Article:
Family and domestic violence charges can range from a Class A misdemeanor—the lowest-level charge you can face—to a first-degree felony. Misdemeanors typically carry fines and jail time of up to one year, but a felony—especially a higher-order felony—can have serious lifelong consequences, including fines of up to $10,000 and prison time of up to 99 years. You may also have to pay restitution to the alleged victim.
In Colleyville, one of our attorneys can help you understand the different charges, penalties, and defenses commonly seen in family and domestic violence cases. These charges should not be taken lightly, and our team would like to assist with your defense.
Types of Domestic Violence Charges We Can Help You Fight
Texas law recognizes three broad categories of domestic violence, as follows.
This involves threats or acts of violence against someone with whom you have an intimate relationship. According to the Texas Department of Public Safety (TxDPS), domestic assault cases commonly involve:
- Current and former spouses
- Current and former dating partners
- Foster children and foster parents
- Blood relatives
- Adopted relatives
The legal definition of assault means physical injury or the threat of such injury to anyone in these categories. The acts in question can be intentional or reckless, including physical contact that is typically considered dangerous or offensive.
Aggravated Domestic assault
This is a higher-order charge that involves acts that can or did lead to serious bodily injury or the threat of such injury with a deadly weapon.
Continuous Violence Against Your Family
If you are accused of committing two or more domestic assaults within 12 months, you may face charges of continuous violence against your family.
Penalties You Could Face
Depending on the category of the crimes you are accused of you can face the following penalties:
- Fines of up to $4,000, one year in jail, or both for a Class A misdemeanor
- Fines of up to $10,000 and between two and 10 years in prison for a third-degree felony
- Fines of up to $10,000 and between two and 20 years in prison for a second-degree felony
- Fines of up to $10,000 and between five and 99 years in prison for a first-degree felony
How We Can Help You Fight Family and Domestic Violence Charges
Texas laws on family violence fall under Texas Family Code Chapter 71. Based on these laws, your attorney will attempt to fight the domestic violence charges you face by answering the following questions:
- What information does the police have about the incident?
- Is there a 9-1-1 recording of the alleged victim’s call regarding the incident?
- Is there a medical report on the cause, date, and extent of your accuser’s alleged injuries?
- Did you ever face any previous allegations of abuse?
- Is there any evidence that puts you at the scene of the crime?
- Did drugs, alcohol, or the alleged victim’s actions in any way cause or contribute to his or her injuries?
Based on our findings on the above, we can fight the charges you face in several ways. Below is a brief outline of each defense we could use.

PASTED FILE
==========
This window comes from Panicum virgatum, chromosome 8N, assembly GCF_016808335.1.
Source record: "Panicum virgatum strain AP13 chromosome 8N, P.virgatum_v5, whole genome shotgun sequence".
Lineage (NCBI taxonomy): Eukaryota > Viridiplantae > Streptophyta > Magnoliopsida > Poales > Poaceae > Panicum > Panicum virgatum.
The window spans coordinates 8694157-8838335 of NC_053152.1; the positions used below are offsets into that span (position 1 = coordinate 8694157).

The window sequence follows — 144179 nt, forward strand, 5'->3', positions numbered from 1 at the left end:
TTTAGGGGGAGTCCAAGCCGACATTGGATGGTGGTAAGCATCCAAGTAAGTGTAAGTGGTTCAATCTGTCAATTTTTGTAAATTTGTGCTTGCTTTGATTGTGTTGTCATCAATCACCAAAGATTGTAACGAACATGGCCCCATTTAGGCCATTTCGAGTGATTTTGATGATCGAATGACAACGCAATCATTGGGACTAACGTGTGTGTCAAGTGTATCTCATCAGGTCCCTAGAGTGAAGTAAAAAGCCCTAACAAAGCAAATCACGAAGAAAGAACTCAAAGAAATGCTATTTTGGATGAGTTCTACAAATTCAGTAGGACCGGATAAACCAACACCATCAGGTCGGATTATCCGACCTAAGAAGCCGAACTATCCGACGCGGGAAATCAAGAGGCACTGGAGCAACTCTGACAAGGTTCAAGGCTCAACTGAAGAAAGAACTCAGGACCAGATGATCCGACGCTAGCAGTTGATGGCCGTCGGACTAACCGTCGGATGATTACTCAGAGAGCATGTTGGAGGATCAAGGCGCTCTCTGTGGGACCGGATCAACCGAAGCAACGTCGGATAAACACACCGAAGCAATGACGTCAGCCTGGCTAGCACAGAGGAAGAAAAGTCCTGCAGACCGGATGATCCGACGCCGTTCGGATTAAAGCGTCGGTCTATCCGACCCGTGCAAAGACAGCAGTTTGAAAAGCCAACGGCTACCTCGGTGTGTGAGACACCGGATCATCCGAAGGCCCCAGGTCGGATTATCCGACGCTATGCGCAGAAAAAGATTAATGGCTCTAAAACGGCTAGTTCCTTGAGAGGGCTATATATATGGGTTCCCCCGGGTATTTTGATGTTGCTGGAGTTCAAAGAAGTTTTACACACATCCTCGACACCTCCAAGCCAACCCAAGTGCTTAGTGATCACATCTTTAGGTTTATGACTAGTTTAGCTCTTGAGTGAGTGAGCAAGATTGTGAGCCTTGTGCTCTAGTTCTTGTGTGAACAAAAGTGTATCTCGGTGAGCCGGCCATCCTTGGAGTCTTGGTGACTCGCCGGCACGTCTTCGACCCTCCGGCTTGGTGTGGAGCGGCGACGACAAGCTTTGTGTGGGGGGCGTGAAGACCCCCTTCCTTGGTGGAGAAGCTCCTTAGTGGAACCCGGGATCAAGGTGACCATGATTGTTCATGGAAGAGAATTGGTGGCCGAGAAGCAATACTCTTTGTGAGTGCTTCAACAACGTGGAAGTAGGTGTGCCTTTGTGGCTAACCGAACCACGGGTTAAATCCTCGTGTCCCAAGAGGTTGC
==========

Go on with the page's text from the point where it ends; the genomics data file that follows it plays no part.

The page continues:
Someone Else was Responsible
You may claim that your accuser suffered abuse or injuries at the hands of someone else. In this case, we can look for evidence of your whereabouts at the time of the crime or an alternate alibi that establishes your innocence.
Your Accuser is Lying
It is not uncommon for current or past intimate partners to fabricate stories against their significant others or ex-partners.
By reviewing your version of events and evaluating the consistency of your accuser’s account with the official police report on the incident, we can potentially show that the two versions do not add up. Thus, we may argue there is not enough evidence to incriminate you.
It was an Accident
If this is your defense, it means you do not deny that you were there when your accuser became injured, but that the injuries in question occurred unintentionally.
We will look for evidence that corroborates your version of what happened and attempt to demonstrate that the injuries you are accused of causing or the actions you are accused of committing were accidental and not intentional.
You Were Defending Yourself or Others
You can fight the charges levied against you by stating that you were defending yourself against an attack by your partner. This defense will require an investigation into the police report on the incident, an assessment of why the victim may have attempted to attack you, and evidence to show that your or their injuries are consistent with you defending yourself from an attack.
You could also fight domestic abuse charges by demonstrating that you had valid grounds for committing the acts you are being accused of. This defense could work if, for example, your accuser assaulted your children.
There are Procedural Issues with Your Case
You could potentially have the charges against you dismissed if the police who interrogated you:
- Neglected to record the interrogation
- Did not read your Miranda rights when taking you into their custody
- Denied your request to have a lawyer present during questioning
If there was no probable cause for the police to arrest you, search your property, or interrogate you, you can fight the charges you face on these grounds as well.
One of our family and domestic violence attorneys in Colleyville can help you choose the appropriate defense based on the specifics of your case and any evidence that your accuser or the police may have against you.
Contact Our Attorneys Today for Legal Assistance with Your Case
Law Offices of Randall B. Isenberg can help you fight the domestic violence or family abuse charges you face. Do not hesitate to call us today at (214) 696-9253.
One of our domestic and family violence attorneys can help you gather evidence, understand the laws that apply to your case, and handle all of the relevant legal formalities of your defense.